14-year-old hockey goalie shamed for Trump “wall” mask
A Pennsylvania youth hockey player and a hockey mask artist were on the receiving end of online mob after their goalie mask depicting President Donald Trump holding a trowel and a brick was shown on social media.
The depiction is an obvious nod to Trump’s 2016 campaign promise to “build a wall” between the United States and Mexico. There is also a clear reference to a long list of hockey players who had “wall” in their nickname, including 4 time Stanley cup champion Johnny Bower, who went by the name “The China Wall,” as well as Nikolai Khabibulin, a Russian former professional ice hockey goaltender who was known by the nickname “The ‘Bulin Wall.”
The artist behind the Trump-based mask is named Doug Wagner, an artist who has been working with goalie masks for over two decades. In an interview with USA Today, Wagner says he didn’t have a problem with painting the mask for the 14-year-old.
“They asked if I wanted to paint it and I said, ‘Sure. Why not?’ he told the newspaper. “Personally, I would have picked something different. It’s a hot topic. It’d be a bit too far for me if it was my mask.”
The mask was a $900 gift to the teen from his parents, who themselves are Trump supporters.
“It’s freedom of expression,” Wager told USA Today. “It’s not like they wanted a Mexican flag with a slash through it or anything like that. I think they wanted to be funny. Normally, there’s no reason why anyone would be upset over having the President of the United States on a mask. Unfortunately, this is the kind of thing that people take offence to and, in my opinion, it’s a willful act to be outraged.”
There has been some online backlash, though.
Some are even speculating that the mask itself is dangerous to wear on the ice, as it could cause the opposing team to try and aim for the head of the goalie.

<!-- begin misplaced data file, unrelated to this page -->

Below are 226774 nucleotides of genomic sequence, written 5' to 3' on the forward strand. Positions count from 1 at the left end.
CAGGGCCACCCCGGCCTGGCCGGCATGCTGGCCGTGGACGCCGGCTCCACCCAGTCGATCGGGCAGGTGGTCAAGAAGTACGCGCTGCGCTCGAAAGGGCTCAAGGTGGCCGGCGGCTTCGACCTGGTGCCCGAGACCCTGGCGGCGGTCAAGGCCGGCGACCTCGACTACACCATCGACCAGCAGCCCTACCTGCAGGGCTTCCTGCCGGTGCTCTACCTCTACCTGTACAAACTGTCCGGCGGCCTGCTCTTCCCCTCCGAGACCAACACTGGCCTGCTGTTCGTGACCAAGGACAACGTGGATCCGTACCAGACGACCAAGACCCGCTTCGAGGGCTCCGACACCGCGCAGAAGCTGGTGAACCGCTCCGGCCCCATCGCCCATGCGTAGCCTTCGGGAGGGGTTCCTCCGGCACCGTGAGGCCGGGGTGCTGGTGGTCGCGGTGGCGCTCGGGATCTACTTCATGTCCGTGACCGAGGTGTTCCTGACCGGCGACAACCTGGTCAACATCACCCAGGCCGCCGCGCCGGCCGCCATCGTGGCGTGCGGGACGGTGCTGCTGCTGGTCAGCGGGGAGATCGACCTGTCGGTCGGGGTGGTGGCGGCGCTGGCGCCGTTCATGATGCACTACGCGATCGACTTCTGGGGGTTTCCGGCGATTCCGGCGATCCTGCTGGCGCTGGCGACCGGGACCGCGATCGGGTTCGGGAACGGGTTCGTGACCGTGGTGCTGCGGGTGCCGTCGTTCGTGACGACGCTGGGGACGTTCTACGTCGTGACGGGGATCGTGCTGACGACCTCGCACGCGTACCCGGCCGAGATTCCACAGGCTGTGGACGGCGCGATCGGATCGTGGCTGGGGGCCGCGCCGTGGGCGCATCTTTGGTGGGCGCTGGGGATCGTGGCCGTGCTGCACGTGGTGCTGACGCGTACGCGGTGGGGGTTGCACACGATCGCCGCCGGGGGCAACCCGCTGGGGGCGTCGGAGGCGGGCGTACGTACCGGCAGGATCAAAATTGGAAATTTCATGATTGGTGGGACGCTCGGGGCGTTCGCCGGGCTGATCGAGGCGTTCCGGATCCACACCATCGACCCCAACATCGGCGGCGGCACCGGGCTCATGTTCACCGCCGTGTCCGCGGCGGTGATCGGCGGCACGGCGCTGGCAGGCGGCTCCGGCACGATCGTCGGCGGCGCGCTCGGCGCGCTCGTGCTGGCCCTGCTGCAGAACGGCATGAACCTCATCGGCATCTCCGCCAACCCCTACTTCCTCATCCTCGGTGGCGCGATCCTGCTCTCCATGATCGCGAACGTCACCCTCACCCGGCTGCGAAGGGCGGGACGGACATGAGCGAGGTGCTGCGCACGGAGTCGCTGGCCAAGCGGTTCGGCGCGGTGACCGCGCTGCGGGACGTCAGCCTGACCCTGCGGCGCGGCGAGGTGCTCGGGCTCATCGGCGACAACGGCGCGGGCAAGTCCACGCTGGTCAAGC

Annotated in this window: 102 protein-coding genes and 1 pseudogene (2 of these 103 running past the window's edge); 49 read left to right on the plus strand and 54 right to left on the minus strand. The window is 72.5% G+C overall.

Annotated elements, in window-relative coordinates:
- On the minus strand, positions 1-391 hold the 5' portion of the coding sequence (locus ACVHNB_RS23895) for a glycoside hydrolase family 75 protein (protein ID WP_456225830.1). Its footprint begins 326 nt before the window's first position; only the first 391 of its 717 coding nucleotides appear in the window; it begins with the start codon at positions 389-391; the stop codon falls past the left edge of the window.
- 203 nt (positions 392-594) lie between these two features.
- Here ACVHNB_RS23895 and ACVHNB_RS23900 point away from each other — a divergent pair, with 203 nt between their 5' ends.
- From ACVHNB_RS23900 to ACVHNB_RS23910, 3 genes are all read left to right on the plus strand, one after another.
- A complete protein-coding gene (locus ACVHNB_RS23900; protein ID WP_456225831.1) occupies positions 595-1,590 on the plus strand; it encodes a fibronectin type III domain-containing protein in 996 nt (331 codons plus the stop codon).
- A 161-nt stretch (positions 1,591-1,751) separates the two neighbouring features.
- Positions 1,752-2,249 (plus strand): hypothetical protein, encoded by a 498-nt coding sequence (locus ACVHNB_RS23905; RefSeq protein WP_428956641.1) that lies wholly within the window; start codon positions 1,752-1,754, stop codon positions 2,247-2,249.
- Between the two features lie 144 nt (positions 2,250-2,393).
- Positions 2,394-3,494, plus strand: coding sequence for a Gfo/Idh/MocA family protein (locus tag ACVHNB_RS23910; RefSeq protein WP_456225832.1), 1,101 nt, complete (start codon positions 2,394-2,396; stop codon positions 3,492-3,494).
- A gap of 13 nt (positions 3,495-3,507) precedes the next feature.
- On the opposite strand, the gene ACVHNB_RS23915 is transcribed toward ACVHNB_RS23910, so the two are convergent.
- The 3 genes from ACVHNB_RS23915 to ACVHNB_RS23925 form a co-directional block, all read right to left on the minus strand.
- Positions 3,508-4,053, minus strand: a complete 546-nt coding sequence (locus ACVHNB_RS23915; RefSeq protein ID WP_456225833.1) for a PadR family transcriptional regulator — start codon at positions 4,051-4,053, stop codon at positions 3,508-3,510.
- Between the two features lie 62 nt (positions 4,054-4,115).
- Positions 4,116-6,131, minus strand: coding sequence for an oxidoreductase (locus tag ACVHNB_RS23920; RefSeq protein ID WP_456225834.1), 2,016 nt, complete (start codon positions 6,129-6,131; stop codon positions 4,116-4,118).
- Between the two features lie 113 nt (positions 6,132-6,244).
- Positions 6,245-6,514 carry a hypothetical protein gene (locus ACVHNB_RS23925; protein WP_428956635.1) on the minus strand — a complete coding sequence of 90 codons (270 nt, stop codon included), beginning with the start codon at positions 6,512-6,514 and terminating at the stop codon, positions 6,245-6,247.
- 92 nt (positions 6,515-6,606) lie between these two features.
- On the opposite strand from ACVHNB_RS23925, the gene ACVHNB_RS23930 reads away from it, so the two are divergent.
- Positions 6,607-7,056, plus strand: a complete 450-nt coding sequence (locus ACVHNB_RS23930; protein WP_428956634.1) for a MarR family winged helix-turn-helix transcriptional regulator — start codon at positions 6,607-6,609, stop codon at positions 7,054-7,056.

The fact that the mask depicting the President of the United States could spark such aggression from either political side is telling of the times we live in today.
One commenter online noted that a mask depicting President Trump, a “known sex predator,” should be banned in all contexts.
Even if Trump was a “bad guy,” this wouldn’t be the first goalie mask designed to depict characters of an inappropriate nature. In the NHL, goalies have had masks depicting gangsters like Antero Niittymaki’s mask depicting Al Capone’s right-hand man, Frank “The Enforcer” Nitti. Another goalie, Petr Mrazek had a painting of Family Guy’s Peter Griffin on his mask, a character who in different episodes beat up a teenaged boy, pushed a teen girls face into a fire extinguisher, and roundhouse kicked Lucy from The Peanuts Comics in the face.
This is all a longwinded justification for something that is obviously a slightly edgy joke about how the kid is a wall in net. Our culture’s inability to take a joke has taken a worrying turn, and one that it may take years to recover from. How does anyone know if a joke is okay anymore? Not only do jokes have to be okay at the time that you say them, but now, you have to be sure to consider that your words could be used against you in the future.
Goalie masks are a fun way for people to express themselves, it’s a harmless part of the game that allows for some personality to shine through.
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